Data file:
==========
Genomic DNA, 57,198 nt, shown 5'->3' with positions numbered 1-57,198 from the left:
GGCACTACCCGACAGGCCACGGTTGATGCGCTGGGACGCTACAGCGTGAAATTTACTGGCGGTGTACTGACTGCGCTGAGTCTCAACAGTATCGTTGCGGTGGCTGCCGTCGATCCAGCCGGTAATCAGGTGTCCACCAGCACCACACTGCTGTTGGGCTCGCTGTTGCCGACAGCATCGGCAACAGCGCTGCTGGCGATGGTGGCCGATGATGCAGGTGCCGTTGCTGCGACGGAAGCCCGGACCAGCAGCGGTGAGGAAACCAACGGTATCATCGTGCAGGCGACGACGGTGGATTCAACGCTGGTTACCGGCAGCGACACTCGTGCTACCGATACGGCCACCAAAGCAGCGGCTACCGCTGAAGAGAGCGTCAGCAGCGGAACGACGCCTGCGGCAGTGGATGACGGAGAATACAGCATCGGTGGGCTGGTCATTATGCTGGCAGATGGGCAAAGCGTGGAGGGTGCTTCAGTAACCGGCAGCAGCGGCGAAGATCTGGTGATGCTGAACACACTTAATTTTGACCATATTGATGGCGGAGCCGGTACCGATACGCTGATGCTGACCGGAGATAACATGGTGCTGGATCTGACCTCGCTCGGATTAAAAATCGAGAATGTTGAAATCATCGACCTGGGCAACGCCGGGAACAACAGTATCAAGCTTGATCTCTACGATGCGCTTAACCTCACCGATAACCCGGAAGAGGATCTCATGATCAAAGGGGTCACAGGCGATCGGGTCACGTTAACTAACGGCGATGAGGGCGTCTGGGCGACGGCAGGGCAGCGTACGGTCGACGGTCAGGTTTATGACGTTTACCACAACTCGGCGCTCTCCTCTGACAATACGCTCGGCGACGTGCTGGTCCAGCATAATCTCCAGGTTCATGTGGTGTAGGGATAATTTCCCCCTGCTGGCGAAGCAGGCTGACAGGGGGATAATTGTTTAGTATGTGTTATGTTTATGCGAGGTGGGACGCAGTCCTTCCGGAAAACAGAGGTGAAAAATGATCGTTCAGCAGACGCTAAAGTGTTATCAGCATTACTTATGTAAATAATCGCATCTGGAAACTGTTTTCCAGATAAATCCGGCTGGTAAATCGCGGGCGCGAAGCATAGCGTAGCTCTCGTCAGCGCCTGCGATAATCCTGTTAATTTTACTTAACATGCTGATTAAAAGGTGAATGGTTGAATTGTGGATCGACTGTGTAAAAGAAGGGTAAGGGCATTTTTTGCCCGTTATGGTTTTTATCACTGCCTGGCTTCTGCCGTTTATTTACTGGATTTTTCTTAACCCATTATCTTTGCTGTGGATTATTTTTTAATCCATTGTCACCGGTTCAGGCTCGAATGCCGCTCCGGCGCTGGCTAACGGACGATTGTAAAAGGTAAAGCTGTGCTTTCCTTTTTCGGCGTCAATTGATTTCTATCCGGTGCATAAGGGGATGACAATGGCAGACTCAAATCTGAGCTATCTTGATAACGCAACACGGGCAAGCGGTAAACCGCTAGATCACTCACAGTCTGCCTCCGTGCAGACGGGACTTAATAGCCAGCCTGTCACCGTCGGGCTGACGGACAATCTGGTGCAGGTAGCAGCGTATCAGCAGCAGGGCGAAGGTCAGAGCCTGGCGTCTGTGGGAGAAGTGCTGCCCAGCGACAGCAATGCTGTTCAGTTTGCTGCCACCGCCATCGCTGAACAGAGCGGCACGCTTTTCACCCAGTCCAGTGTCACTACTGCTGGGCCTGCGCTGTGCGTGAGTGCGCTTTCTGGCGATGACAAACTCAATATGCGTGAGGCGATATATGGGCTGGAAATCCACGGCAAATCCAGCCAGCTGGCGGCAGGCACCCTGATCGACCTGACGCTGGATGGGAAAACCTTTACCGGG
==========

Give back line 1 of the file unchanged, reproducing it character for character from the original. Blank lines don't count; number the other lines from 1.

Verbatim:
Genomic DNA, 57,198 nt, shown 5'->3' with positions numbered 1-57,198 from the left: